MicroRNAs in hair cell development and deafness

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Purpose of review

The identification of transcriptional activators and repressors of hair cell fates has recently been augmented by the discovery of microRNAs (miRNAs) that can function as post-transcriptional repressors in sensory hair cells.

Recent findings

miRNAs are approximately 21-nucleotide single-stranded ribonucleic acids that can each repress protein synthesis of many target genes by interacting with messenger RNA transcripts. A triplet of these miRNAs, the miR-183 family, is highly expressed in vertebrate hair cells, as well as a variety of other peripheral neurosensory cells. Point mutations in one member of this family, miR-96, underlie DFNA50 autosomal deafness in humans and lead to abnormal hair cell development and survival in mice. In zebrafish, overexpression of the miR-183 family induces extra and ectopic hair cells, whereas knockdown reduces hair cell numbers. Genetically engineered mice with a block in miRNA biosynthesis during early ear development, or during hair cell differentiation, reveal the necessity of miRNAs at these crucial time points.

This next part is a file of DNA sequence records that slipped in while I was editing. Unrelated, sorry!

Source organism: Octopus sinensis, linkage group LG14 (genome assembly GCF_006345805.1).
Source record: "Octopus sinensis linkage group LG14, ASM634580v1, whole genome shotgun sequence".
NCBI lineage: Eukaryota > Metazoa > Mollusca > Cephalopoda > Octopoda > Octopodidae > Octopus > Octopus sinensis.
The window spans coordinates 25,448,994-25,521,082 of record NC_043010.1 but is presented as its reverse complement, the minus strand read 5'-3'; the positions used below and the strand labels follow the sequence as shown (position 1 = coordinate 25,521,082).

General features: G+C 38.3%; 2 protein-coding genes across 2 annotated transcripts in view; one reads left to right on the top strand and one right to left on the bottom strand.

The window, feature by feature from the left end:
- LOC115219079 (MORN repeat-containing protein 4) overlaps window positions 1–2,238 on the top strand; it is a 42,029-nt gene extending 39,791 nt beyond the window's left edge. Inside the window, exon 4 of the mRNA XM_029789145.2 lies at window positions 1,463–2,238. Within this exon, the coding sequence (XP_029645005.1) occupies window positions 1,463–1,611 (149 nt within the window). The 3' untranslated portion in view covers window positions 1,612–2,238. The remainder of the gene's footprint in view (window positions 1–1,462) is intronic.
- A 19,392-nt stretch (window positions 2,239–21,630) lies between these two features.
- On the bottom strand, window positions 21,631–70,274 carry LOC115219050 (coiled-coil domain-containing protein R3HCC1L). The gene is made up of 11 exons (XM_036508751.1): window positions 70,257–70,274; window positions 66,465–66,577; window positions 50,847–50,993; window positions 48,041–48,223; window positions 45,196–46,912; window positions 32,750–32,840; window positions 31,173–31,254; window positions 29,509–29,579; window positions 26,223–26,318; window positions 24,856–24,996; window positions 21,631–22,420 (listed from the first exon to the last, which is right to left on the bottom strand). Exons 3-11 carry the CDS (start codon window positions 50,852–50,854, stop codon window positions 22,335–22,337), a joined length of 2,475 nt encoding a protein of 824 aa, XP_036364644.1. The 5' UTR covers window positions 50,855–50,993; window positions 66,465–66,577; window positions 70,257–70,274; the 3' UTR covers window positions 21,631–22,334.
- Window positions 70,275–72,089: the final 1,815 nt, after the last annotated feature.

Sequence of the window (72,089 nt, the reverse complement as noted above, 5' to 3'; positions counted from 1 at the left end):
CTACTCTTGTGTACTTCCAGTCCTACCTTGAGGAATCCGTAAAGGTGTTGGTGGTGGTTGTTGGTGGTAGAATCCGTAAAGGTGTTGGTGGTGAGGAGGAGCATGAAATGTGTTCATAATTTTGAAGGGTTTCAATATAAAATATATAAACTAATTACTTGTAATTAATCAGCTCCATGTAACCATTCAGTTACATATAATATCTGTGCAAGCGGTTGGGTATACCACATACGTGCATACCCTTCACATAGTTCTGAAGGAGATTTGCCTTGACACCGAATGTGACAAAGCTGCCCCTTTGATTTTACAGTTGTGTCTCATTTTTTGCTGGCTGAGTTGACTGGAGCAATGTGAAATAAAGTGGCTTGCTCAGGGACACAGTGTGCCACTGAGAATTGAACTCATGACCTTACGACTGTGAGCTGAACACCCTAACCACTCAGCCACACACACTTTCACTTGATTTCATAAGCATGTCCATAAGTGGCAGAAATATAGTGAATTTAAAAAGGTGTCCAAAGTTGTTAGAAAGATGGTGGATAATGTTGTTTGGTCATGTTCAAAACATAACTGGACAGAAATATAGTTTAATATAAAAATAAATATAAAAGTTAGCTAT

Because miRNAs can simultaneously down-regulate dozens to perhaps hundreds of transcripts, they will soon be explored as potential therapeutic agents to repair or regenerate hair cells in animal models.

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